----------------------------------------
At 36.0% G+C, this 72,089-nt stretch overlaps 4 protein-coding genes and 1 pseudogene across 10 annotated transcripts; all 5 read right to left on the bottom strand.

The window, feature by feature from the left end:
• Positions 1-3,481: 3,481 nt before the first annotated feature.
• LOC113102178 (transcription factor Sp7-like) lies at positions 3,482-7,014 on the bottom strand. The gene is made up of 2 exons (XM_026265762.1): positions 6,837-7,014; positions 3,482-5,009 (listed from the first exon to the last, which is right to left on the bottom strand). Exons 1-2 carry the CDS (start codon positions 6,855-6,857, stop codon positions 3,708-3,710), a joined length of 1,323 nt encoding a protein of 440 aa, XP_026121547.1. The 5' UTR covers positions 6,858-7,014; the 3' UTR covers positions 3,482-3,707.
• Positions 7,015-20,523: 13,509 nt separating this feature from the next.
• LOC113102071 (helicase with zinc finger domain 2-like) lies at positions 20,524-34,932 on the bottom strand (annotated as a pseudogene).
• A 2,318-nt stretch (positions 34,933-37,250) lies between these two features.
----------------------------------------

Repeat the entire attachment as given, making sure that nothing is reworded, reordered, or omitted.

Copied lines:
At 36.0% G+C, this 72,089-nt stretch overlaps 4 protein-coding genes and 1 pseudogene across 10 annotated transcripts; all 5 read right to left on the bottom strand.

The window, feature by feature from the left end:
• Positions 1-3,481: 3,481 nt before the first annotated feature.
• LOC113102178 (transcription factor Sp7-like) lies at positions 3,482-7,014 on the bottom strand. The gene is made up of 2 exons (XM_026265762.1): positions 6,837-7,014; positions 3,482-5,009 (listed from the first exon to the last, which is right to left on the bottom strand). Exons 1-2 carry the CDS (start codon positions 6,855-6,857, stop codon positions 3,708-3,710), a joined length of 1,323 nt encoding a protein of 440 aa, XP_026121547.1. The 5' UTR covers positions 6,858-7,014; the 3' UTR covers positions 3,482-3,707.
• Positions 7,015-20,523: 13,509 nt separating this feature from the next.
• LOC113102071 (helicase with zinc finger domain 2-like) lies at positions 20,524-34,932 on the bottom strand (annotated as a pseudogene).
• A 2,318-nt stretch (positions 34,933-37,250) lies between these two features.